When analyzing the subgroup of patients with OS > 3 months that received at least one adjuvant TMZ cycle after RT/TMZ (n = 170) in a landmark analysis, we found similar results as compared to the overall cohort: plotting martingale residuals versus the accumulated number of methylated CpG sites resulted in a LOWESS that was considered approximately linear in decrease (i.e. linear effect; see Fig. 4); survival for those MSP-positive tumors exhibiting < or > = 18 methylated CpG sites was also highly divergent (p < 0.01) and flanked the survival curve of MSP-positive tumors (data not shown). For those patients with OS > 3 months that did not receive any adjuvant TMZ after RT/TMZ due to precedent progressive disease (n = 33), no correlation of the accumulated number of methylated CpG sites with survival could be seen.
Median KPS at timepoint of progression was 70. For treatment of progression, 42 patients were primarily re-exposed to TMZ. 10 patients primarily underwent re-radiation, 18 patients re-OTR, 4 patients re-OTR combined with following re-radiation, 18 patients received stereotactic interstitial brachytherapy, 11 patients 5-aminolevulinic acid photodynamic therapy, and 5 patients bevacizumab; 42 of these 66 patients were re-exposed to TMZ afterwards, while 2 patients received bevacizumab and 22 patients best supportive care afterwards. 107 patients received best supportive care solely at the timepoint of progression.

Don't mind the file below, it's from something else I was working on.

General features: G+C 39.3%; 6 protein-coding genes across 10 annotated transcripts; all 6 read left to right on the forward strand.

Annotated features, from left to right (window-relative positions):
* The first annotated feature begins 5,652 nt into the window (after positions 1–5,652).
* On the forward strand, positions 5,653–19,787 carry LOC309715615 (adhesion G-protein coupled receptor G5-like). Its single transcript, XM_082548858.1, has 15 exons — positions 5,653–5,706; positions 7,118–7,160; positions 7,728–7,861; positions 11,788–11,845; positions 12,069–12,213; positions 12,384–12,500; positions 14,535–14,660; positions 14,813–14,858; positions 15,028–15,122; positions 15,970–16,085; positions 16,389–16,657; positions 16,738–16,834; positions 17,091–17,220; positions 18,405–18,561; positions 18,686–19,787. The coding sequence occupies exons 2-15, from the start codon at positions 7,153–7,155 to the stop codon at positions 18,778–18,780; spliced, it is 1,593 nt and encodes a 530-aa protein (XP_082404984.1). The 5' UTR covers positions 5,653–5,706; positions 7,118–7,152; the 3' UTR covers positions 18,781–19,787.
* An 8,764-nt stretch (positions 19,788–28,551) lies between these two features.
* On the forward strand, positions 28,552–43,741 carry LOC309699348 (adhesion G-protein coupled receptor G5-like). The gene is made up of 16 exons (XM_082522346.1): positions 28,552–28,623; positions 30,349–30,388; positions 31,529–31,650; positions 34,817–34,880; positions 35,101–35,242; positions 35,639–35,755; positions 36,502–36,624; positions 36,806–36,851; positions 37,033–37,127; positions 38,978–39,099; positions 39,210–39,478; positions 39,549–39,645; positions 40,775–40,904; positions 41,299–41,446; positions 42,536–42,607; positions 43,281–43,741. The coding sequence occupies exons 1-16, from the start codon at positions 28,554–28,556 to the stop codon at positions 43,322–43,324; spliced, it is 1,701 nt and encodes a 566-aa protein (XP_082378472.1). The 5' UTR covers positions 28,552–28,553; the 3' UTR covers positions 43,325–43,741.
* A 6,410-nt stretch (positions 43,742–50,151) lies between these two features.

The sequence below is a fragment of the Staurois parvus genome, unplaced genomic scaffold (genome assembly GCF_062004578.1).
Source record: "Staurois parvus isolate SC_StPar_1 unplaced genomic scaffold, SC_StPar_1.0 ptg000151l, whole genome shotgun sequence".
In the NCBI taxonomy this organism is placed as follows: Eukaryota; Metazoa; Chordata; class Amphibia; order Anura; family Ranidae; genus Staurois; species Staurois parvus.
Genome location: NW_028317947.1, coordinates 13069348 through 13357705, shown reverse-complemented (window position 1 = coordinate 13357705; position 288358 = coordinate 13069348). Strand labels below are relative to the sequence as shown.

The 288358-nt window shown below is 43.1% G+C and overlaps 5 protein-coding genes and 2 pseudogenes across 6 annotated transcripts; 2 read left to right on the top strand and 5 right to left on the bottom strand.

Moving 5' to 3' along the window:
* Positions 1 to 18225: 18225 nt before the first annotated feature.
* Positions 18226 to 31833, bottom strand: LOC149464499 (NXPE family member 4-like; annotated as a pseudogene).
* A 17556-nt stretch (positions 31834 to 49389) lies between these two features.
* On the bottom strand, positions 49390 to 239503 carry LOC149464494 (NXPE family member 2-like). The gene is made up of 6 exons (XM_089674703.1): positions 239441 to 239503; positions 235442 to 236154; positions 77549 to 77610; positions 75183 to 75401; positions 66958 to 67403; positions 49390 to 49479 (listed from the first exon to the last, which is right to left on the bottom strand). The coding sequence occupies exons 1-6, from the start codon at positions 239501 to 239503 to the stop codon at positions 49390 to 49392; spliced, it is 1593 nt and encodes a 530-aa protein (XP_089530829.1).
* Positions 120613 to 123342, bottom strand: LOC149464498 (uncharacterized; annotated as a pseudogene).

Median overall PRS was 5.5 months, while median PRS for MSP-positive (MSP-negative) tumors was 6.6 (4.8) months (p = 0.002). When plotting martingale residuals versus the accumulated number of methylated CpG sites, we found the LOWESS curve to be linear only in the 88 patients with re-exposure to TMZ for post-progression treatment; in the remaining patients, we could not detect a similar linear effect of the number of methylated CpG sites on the hazard ratio for PRS (see Additional file 4: Fig. S4).
Clinical MGMT promoter status testing often relies on a very limited number of CpG sites within the MGMT promoter region and is reported categorially either as ‘methylated’ or ‘unmethylated’ [2, 19]. Such approaches, however, may miss the potential role of the patient’s individual CpG methylation pattern, quantitative differences in methylation, and cases of “grey zone methylation” as recently proposed [13, 24]. Based on a large uniform cohort of 215 glioblastoma patients, we applied MSP and Sseq testing in parallel and evaluated the results independently. Since Sseq enables analysis of the individual methylation status of 25 single CpG sites (including those 9 CpG sites covered by MSP) located in the DMR-2 island and downstream , we herein outline the role of the individual CpG site methylation profile on outcome among such patients (Additional file 5: Table S1; Additional file 6: Table S2).
We found that the cumulative number of methylated CpG sites within the MGMT promoter region is correlated with outcome. In dependence of the number of methylated CpG sites, adjusted OS and PFS were predicted to increase in a stepwise fashion. These findings might explain survival advantages among so called ‘unmethylated’ but also ‘methylated’ glioblastomas after TMZ (as determined per MSP). When looking on the martingale residuals of the model, a linear positive association between the number of methylated CpG sites and increased survival (OS or PFS) was demonstrated in the overall cohort. Subgroup analyses revealed that this linear association was present whenever glioblastoma patients were exposed to at least one adjuvant TMZ cycle in both primary situations after initial combined chemoradiotherapy (with regard to OS and PFS) as well as recurrent situations (with regard to PRS)—regardless of the initial surgical procedure for histological assessment (OTR vs. biopsy). No comparable association was seen in those patients without adjuvant resp. recurrent TMZ exposition.